Staring down the prospect of an 0-3 series deficit, the Anaheim Ducks finally figured out a way to beat the Los Angeles Kings.
Even if that way involved a third-period goalie change, two unlikely power-play goals and another wild finish.
"It's been like this all year," Teemu Selanne said. "We sell tickets. You never know what's going to happen in our games, but we've got to try to make it a little easier."
Selanne scored the tiebreaking power-play goal late in the second period, Corey Perry got his first goal of the series, and the Ducks beat the Kings 3-2 on Thursday night to trim Los Angeles' series lead to 2-1.
Anaheim snapped the Kings' six-game postseason winning streak. Ben Lovejoy's goal with 2:55 to play turned out to be the winner after two earlier goals from the Ducks' long-struggling power play.
Mike Richards then scored for the Kings with 30 seconds left, but the top-seeded Ducks hung on for just their third win in their last seven playoff games.
"It feels good to put a seed of doubt in their mind, hopefully," Lovejoy said. "The Ducks are coming."
Game 4 is Saturday night at Staples Center.
Jonas Hiller made seven saves in the final 9:58 after rookie goalie Frederik Andersen left with a right leg injury for the Ducks, who bounced back from two narrow losses in Anaheim to open the series.
Andersen was solid in Game 3 until getting hurt during a wild scramble midway through the third period. Hiller had to make two tough saves immediately after entering the game, but the Swiss goalie finished strong despite Richards' late goal on a midair rebound of Tanner Pearson's shot while Jonathan Quick was pulled for an extra attacker.
"It's a challenge for a goalie to come in like that, but it seems like this season is a lot of back-and-forth play," Hiller said. "We were just glad we finally scored three goals in a game."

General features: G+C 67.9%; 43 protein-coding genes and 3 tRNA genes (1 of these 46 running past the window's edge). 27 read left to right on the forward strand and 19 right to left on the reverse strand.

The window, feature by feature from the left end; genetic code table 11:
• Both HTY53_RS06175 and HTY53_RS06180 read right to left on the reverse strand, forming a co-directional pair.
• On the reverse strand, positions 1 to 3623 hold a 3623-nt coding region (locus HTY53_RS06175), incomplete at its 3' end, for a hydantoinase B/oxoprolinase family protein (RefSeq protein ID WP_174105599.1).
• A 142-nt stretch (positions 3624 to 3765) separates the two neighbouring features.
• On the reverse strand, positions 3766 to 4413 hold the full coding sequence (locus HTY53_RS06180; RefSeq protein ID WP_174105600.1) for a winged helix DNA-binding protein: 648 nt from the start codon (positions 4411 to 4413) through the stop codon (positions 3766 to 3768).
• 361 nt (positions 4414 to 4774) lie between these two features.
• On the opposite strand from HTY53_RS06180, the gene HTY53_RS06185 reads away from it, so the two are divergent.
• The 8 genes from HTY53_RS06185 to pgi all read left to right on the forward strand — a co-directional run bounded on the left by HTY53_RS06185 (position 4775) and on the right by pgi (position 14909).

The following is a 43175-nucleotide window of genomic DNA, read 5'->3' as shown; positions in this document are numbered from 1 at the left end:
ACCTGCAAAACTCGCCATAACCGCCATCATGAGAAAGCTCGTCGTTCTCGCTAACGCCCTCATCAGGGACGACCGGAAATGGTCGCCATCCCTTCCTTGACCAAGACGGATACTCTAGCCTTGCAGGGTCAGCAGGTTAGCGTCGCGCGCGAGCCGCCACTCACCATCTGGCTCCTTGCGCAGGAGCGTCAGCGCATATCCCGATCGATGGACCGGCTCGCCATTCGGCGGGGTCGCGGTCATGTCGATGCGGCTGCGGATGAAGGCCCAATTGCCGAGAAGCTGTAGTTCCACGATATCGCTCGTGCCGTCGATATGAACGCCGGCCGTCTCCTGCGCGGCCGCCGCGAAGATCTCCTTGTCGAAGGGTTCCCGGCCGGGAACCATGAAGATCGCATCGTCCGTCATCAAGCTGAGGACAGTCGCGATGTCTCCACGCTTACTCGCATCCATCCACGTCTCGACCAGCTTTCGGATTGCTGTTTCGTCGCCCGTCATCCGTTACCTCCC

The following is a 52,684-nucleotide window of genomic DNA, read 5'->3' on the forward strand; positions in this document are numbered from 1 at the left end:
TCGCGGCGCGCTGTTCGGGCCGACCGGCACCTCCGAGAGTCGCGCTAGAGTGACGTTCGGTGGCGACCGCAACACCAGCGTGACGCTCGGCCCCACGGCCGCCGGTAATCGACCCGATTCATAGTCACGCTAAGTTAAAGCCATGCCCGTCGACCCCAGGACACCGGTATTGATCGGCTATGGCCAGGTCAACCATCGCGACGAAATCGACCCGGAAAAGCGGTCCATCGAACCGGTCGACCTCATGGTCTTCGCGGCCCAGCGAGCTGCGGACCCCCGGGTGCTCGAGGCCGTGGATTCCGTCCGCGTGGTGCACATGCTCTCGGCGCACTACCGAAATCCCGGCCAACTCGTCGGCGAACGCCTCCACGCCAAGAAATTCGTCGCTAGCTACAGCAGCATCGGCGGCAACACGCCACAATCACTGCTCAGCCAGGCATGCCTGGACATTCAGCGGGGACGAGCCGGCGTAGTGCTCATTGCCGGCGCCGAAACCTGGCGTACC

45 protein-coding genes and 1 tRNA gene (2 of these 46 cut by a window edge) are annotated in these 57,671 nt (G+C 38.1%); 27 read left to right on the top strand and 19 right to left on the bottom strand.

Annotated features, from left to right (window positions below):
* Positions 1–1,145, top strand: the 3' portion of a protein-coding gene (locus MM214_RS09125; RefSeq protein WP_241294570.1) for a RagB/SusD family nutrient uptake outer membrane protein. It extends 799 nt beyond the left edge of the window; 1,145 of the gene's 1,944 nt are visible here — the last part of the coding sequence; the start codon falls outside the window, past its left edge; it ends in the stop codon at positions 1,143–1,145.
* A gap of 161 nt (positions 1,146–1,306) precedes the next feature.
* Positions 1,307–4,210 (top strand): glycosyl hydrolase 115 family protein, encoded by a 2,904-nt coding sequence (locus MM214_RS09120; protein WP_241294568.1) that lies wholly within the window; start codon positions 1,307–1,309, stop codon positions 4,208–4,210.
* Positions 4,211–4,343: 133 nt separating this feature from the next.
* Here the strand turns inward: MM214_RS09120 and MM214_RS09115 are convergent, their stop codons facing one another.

Anaheim scored just three goals total in two games at Honda Center to open the local rivals' first playoff meeting. The Ducks regained their edge Thursday, while the Kings struggled to respond in front of their home fans.
Jeff Carter had a goal and an assist, and Quick stopped 19 shots for the Kings, who hadn't lost since Game 3 of their stunning first-round series against San Jose.
"Anytime you are down in a series, you are going to come in desperate, and we had to match that desperation," Kings center Jarret Stoll said. "I don't think we did that. We didn't have it tonight. We weren't good enough in a lot of areas."
Maroon ties rookie streak
Ducks coach Bruce Boudreau curiously changed starting goalies for Game 3, replacing Hiller with Andersen, the Danish rookie who played poorly in all three road games in the first round against Dallas. Boudreau repeatedly said Hiller had played well against the Kings in the first two games, giving up just five goals, but Andersen beat Los Angeles three times in the regular season, while Hiller is winless in his career at Staples Center.
The Ducks didn't have the same vociferous road support enjoyed by the Kings at Honda Center earlier in the series, but Anaheim still silenced Staples Center just 4:06 into Game 3.
Ryan Getzlaf got the puck down low to Patrick Maroon, who found Perry in the slot for his third goal of the postseason. Perry, second in the NHL with 43 goals in the regular season, hadn't scored in the series.
The Kings evened it when Marian Gaborik set up a one-timer for Carter, who hadn't scored a goal in the Kings' last four playoff games.
Anaheim couldn't score during a 4-on-3 advantage for 59 seconds late in the period, but Nick Bonino found Selanne with a saucer pass for the Finnish Flash's 44th career goal in 126 postseason games.
Matt Beleskey went to the dressing room early in the third period after a hard hit on the boards by Kings captain Dustin Brown. The Ducks said Beleskey had a lower-body injury.
Lovejoy scored his second goal of the postseason on a 2-on-1 rush with Andrew Cogliano, sending Kings fans to the exits.
Maroon extended his scoring streak to six games, the longest post-season streak by a rookie since Los Angeles's Warren Rychel in 1993.